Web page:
So a couple weeks ago, I was looking for some dice for a game we were going to play for P-day.
We were in Big C (The asian wal-mart pretty much) and we didn’t see a single pack of dice or cards. So we kept looking and looking for a good ten minutes when we finally decided to ask where they were. So I walked up to two workers and asked where they were. At first they looked at me weird (like they usually did with my broken Thai), so I just repeated it, then my companion repeated it. When they finally understood that we actually were speaking Thai correctly, and were asking for dice, one of the workers throws his hands in the air and says, “OH NO, MAI MI MAI MI!!!) Which loosely translated, means, “NO, NO I DON’T HAVE ANY I SWEAR!”
Sooooo that was weird.
So we leave without dice and scratch our heads, but didn’t think much of it. Just this week, I’m talking to the member (a recent LA) we took for a lesson with an investigator, and asked him if he had any dice, or knew where some dice were. He looked at me and grinned, “Oh I know where you can get some.” He said.
So I asked him if he had any again and he nodded slowly. I shook my head and asked why dice were so hard to find. He just looked at me like I was stupid and laughed.
Apparently dice and face cards are illegal to own in Thailand, because they’re only used for gambling. No simple games, only gambling. Soooo, when I asked the Big C worker for some dice, I’ll bet you he thought I was a government worker checking the workers for illegal goods being sold.
So no dice. I R sad.
We have two investigators in the progressing pool right now, and they have a baptism date set already. Jum and Watermelon (Dengmou, but that means watermelon in Thai) are fantastic. Jum is an older woman who is extremely poor, but loves her daughter. Watermelon is her daughter, and she will read EVERYTHING you give her. She’s constantly trying to learn everything possible, so she’s currently studying four different languages around Thailand, and English from us on Tuesdays. They’re to be baptized this coming Sunday. Woohoo!
As for Sak, he’s at school all day Sundays, so he can’t get baptized until he comes twice, which he wants to do. So tonight we’re going to discuss with him at FHE and make a plan to see if he can squeeze in an hour to go to sacrament meeting. After this semester, he’s totally game, but when Elder Codling told him he’d probably be gone by then and someone else would be here, he told us that wouldn’t do. He has to get baptized while we’re both still here. 😀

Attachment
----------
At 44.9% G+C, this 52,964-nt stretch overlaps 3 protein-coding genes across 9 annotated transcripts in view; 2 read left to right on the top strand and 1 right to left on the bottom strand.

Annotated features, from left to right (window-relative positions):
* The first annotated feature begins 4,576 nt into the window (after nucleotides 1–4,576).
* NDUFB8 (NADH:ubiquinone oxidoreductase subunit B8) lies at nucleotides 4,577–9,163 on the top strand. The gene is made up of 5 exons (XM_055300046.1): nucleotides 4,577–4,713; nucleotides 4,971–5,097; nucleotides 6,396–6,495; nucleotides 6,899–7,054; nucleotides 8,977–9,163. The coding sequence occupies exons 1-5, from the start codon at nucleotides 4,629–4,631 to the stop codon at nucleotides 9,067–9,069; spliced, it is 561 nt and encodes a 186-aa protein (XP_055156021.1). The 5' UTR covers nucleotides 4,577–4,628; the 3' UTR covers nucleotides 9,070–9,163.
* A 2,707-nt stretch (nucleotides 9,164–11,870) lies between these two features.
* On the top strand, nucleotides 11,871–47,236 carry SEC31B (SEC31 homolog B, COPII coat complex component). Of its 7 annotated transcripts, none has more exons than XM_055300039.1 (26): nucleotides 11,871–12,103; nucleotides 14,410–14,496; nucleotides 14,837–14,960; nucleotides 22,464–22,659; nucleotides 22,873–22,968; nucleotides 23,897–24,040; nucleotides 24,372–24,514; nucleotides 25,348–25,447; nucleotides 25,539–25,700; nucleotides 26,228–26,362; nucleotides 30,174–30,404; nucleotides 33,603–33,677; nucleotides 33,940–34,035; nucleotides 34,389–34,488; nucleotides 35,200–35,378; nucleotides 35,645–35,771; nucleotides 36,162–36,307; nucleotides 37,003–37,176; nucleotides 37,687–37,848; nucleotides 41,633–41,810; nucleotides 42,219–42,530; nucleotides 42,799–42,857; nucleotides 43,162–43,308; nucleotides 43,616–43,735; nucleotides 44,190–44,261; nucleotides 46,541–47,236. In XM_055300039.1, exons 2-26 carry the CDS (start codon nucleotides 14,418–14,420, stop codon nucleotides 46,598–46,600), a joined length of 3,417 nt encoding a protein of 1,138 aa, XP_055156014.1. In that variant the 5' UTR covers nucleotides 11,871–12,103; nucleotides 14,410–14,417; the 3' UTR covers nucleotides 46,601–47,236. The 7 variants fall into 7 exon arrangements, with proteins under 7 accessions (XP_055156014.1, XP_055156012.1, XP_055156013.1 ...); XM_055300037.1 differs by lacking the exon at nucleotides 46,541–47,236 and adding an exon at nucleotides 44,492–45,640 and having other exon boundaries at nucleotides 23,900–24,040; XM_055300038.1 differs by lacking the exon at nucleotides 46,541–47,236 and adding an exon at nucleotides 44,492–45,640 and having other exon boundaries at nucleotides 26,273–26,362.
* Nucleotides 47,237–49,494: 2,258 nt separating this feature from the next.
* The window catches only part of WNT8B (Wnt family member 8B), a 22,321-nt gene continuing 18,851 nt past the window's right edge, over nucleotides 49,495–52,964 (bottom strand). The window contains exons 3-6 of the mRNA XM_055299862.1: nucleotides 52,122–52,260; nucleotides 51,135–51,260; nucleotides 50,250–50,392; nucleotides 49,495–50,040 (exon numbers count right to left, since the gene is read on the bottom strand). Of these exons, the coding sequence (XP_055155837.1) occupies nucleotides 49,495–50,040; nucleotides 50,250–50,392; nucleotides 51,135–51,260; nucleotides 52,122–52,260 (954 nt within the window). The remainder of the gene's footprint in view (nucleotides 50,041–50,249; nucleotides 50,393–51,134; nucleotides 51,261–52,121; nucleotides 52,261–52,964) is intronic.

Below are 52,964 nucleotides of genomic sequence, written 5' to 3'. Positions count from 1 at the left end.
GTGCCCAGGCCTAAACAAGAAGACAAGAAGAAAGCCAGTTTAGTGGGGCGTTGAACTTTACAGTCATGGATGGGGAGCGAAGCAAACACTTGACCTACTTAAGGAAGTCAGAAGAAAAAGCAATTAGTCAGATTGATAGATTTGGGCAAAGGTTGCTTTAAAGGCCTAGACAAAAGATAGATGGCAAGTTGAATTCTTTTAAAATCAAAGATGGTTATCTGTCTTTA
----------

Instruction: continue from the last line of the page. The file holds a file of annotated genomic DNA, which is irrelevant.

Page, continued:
My study chair literally broke in half.
That is all.
So when you hear sirens in Thailand, you know something huge is going down. Mostly because in Thailand, police don’t really do anything, but when they do, it’s in full force. Reason being that the country is military controlled right now, so the police have absolutely nothing to do, especially here in Lopburi which is a heavy military town. Last night I heard sirens close by.
So the Thai language I can compare to Klingon very easily. Very harsh, short sounds that convery multiple meanings. Such as the word “Hai” The word hai has about 6 different meanings. You just have to figure it out in context. >.<*
Also, the word Mai, which with different tones can mean:
No (negative form of anything)
yes/no? (question marker)
So yeah, I’m getting the hang of it, but it’s crazy sometimes. I’m actually able to converse normally with people on the street. Mostly inviting, but still, it’s nice to communicate.
I still don’t get every other word, but at least I can differentiate between words. YEY!
So cockroaches here have wings. And they’re huge. Not too common, but HUGE AND THEY FLY ALL BUZZY BUZZY AROUND LIKE THEY’RE GONNA MURDER YOU. HOLY GOODNESS THEY’RE SCARY.
We watched more of The District again as training, and boy do I feel inadequate. There are so many things we’re just NOT doing, and a lot we have to get better at, too. It’s a bit annoying, because my trainer thinks not much is wrong. When I try to explain it, he writes it off as nothing.
In gospel news, I’ve found that the commandments are stinkin’ fantastic. One of Heavenly Father’s greatest gifts to us is the knowledge of His commandments, which are eternal laws. This knowledge helps us not just here in mortality, but in the afterlife as well. God’s commandments are not just things he willy nilly wants us to do, but are eternal laws set forth for our souls. They exist, Heavenly Father abides by them too. Christ abides by them. We must abide by them as well, or our souls will become corrupted. This is no punishment by God, but rather if our own doing. It’s just what happens. And no unclean thing can enter into the Kingdom of God. This is still the Book of Elliot here, but this really made sense to me. Tell me your thoughts on eternal laws!
Anyhoo, I gotta go see me some monkeys. (Norly, there are tons) I figured out the most monkeys are located in the middle of the city, where it’s EXTREMELY HARD TO NOT PARKOUR DANG IT’S PERFECT! So the monkeys hang out there (sometimes literally by the electrical lines), and tourists abound. I see at least 10 falaangs each time I go. I spoke with one two days ago where I spoke in an English accent just to throw him off. We got into a conversation about religion, and like most Falaangs here he was atheist, but he was nice enough. He asked me if the church was strong in England, and it took a bit of self restraint not to laugh. My companion couldn’t be anywhere near me, or he would have laughed too hard. He just guessed at where he thought I was from, and I just laughed a little (in implied agreement, but I can’t lie!).
We have fun messing with the falaangs. Lupbori is a big tourist area thanks to the military and monkeys. And the wats. Y’know the big, crazy, asian, castle lookin’ things? Those are wats. buddhist worship places. But most of them (all) are decrepit and not used.
Alright. I’m out! Thank you for all your support, everyone! I LOVE BEING A MISSIONARY!